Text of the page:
Fox Soccer pundits’ memories: a stretch “too tall”

Fox Sports & FS1
Fox Sports & FS1

Not all our soccer pundits agree on who or what is great in our sport—the greatest game, player, coach, tournament, team, and so on. But it does our sport a disservice when someone with an agenda and megaphone of a platform—say the only English-language broadcaster of this summer’s Copa America and Euro in the USA, i.e. Fox Sports—attempts to pass off verifiably inaccurate statements as historic truths.

Last night, during the Canada-Argentina Copa America 2024 semifinals FS1 broadcast, Argentina apologist Stuart Holden (he of the incessant Lionel Messi peans in the middle of any game the player participates in) regaled us with all the reasons why this mostly poorly played edition of the Copa was historic. In short, it was only one reason, the Albiceleste’s quest to sandwich a World Cup win (2022) between the 2021 and 2024 Copa America wins (four years of top-level showings, we were told). According to Holden’s partner, John Strong, Argentina was pursuing a holy grail that would make their current team the “greatest of all time.”

Let’s set aside the questionable “logic” behind playing five Copa America tournaments over a ten-year period (2015, 2016, 2019, 2021, and 2024), which CONMEBOL and FIFA now tell us are supposed to be quadrennial events. Hint, some team came up short in the first three. And let’s set aside the 2022 World Cup set-up of a winter tournament in, believe it, FC Barcelona financier Qatar’s home. Let’s also leave aside the skewed officiating of any game whenever Messi is on the pitch. Instead, let’s focus on soccer history, like Fox Sports should have.

Let’s go way back to 2008 and watch YouTube highlights of the Spanish National Team winning the 2008 Euro, 2010 World Cup, and 2012 Euro (five years of dominance). Let’s move a bit further back and set up the videos of the 1970s Dutch team led by Johan Cruyff who made the 1974 and 1978 World Cup finals (another five-year run) only to run into historically infamous host antics to be denied their back-to-back cups. Some of the Total Football masters’ matches are still used today as coaching aids.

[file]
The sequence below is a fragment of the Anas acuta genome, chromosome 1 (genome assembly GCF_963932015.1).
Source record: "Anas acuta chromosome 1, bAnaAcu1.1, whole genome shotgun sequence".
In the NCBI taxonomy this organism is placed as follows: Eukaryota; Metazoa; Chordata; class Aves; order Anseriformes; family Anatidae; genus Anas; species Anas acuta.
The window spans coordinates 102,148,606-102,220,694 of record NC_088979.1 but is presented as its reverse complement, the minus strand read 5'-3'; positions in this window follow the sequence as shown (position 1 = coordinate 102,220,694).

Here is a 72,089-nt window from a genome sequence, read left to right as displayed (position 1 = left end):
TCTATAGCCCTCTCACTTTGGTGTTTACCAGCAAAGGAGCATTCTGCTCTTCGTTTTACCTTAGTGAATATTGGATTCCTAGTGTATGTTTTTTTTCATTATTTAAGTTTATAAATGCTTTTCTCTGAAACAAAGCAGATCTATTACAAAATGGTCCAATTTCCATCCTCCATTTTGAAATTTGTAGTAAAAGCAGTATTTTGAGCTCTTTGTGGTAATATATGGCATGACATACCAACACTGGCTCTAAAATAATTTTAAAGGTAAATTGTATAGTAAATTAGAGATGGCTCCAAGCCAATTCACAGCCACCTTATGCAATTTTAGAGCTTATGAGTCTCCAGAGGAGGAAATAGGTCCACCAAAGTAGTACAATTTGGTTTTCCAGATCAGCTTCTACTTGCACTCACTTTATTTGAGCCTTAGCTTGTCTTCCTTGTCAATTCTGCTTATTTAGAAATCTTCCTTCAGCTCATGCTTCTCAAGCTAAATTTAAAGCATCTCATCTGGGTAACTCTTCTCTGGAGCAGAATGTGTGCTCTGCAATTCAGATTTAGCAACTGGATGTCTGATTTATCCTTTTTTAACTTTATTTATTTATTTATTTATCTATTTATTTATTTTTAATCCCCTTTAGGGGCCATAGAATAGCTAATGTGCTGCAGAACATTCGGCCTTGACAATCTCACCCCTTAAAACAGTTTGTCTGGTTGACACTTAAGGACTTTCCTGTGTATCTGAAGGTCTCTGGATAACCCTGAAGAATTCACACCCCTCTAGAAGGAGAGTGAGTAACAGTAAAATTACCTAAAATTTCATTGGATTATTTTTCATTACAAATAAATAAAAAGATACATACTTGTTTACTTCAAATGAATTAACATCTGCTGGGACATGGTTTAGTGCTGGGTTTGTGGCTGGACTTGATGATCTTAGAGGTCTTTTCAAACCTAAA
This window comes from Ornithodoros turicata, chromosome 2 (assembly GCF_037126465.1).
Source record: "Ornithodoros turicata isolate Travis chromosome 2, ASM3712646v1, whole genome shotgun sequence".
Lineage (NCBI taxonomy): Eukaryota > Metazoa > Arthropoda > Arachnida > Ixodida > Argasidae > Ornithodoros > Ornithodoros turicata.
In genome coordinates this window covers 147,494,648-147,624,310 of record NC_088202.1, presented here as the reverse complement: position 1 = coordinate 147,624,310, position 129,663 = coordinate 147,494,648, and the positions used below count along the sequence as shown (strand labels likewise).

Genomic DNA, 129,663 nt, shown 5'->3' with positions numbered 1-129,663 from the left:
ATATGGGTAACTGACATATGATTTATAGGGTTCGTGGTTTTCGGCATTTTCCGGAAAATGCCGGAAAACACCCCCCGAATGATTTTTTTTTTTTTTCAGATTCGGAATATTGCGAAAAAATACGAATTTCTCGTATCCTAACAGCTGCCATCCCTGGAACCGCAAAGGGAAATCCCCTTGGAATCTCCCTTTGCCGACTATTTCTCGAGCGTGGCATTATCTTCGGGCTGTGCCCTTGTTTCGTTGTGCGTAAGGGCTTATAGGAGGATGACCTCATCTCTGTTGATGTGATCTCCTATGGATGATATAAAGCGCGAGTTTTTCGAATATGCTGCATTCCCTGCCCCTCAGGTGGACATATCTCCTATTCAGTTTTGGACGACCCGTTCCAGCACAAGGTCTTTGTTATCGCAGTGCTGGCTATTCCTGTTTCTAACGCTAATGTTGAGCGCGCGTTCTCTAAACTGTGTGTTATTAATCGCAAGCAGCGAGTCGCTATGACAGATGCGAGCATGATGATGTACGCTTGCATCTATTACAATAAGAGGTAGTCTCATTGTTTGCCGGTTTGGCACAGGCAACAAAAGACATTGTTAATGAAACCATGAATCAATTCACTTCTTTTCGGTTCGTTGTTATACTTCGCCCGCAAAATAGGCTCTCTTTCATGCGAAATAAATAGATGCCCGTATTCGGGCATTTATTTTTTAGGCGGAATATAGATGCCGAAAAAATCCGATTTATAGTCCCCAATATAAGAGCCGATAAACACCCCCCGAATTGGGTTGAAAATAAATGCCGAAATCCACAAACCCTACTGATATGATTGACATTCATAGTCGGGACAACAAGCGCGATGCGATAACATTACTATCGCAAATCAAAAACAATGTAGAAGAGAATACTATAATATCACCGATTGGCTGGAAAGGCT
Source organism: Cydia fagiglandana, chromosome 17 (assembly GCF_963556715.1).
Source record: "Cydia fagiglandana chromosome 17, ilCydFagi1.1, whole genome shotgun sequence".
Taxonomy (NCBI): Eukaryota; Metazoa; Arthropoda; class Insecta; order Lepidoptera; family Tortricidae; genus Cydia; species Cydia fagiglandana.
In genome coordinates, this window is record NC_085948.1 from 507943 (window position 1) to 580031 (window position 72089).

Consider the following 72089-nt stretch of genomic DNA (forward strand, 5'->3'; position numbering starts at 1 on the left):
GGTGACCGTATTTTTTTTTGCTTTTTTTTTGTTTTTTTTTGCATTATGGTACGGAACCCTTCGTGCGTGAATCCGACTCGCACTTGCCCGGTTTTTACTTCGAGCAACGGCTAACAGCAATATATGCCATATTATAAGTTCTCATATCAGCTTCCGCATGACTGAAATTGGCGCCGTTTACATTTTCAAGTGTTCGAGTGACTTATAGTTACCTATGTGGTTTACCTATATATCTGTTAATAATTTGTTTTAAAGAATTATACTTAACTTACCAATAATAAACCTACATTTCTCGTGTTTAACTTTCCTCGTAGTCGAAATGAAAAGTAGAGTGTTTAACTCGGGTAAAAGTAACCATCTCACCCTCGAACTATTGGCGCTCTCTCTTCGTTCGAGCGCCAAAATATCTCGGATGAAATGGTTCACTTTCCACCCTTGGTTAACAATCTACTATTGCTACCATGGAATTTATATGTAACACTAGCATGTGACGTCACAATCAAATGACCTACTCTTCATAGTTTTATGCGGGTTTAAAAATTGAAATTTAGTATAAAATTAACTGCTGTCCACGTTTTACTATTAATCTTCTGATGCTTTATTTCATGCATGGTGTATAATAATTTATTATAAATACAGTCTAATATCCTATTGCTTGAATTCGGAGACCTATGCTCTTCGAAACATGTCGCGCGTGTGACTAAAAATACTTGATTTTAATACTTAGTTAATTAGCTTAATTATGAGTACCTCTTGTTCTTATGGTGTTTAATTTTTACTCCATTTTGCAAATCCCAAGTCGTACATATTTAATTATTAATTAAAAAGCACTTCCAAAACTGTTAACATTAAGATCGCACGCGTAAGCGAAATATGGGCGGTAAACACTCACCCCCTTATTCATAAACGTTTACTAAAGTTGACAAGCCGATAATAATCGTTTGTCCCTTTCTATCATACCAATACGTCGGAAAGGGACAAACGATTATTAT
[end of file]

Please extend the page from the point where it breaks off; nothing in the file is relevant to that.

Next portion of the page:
In the early-to-mid 1950s (about six years) the Magical Magyars of Hungary dominated soccer, losing the 1954 World Cup to Germany after the host nation (sound familiar) criminally fouled Ferenc Puskas, the great Hungarian striker—in an encounter between the teams previous to the final—rendering him a limping and nearly ineffectual participant in that last match. Watch what was then dubbed “The Match of the Century” to see how ahead of their time the Magyars really were in 1953. What more modern teams over the ages does their playing remind you of?

In the period 1958-1970 (13 years) the Brazilian National Team won the 1958, 1962, and 1970 World Cups, only missing a win in the 1966 tournament due to such criminal homer officiating—resulting in the tourney-ending injury of someone many consider a lock for the real soccer GOAT—that FIFA (via the IFAB) was forced to establish the card system in misuse today.  

When thinking of the greatest teams, Strong and Holden could have simply searched the record books to find better options than their chosen one. One obvious team that might have stood out, since their network is covering the given nation in today’s Copa semifinal, is Uruguay. You see, the oldest international confederation trophy is Copa America (established 1916) and the Charruas had already won the then-yearly tourney four times before 1924. What was important about that year was that it was an Olympic year and one in which soccer was added to the international competition’s mix.

History tells us that prior to the first World Cup (1930) the Olympics provided the globe with its first measure of the top soccer team playing. Uruguay won the 1924 Olympic Gold Soccer Medal, followed by the 1928 Olympic Gold Soccer Medal, and then they followed that up by winning the 1930 World Cup. Over that period of time Uruguay also won the then-yearly Copa in 1924. Seven years of dominance during which they never lost a game at any of those tournaments.

Papa would argue we have plenty of other teams that could more readily be in the conversation of the greatest soccer teams ever and that putting this Albiceleste side into that talk is stretching them a step “too tall.”

TAGS— Stuart Holden, John Strong, Lionel Messi, Copa America 2024, FIFA World Cup, Fox Sports, FS1,

Shutterstock photo ID: 1756776596, by rafapress.

Keywords: Fox Sports, FS1,  

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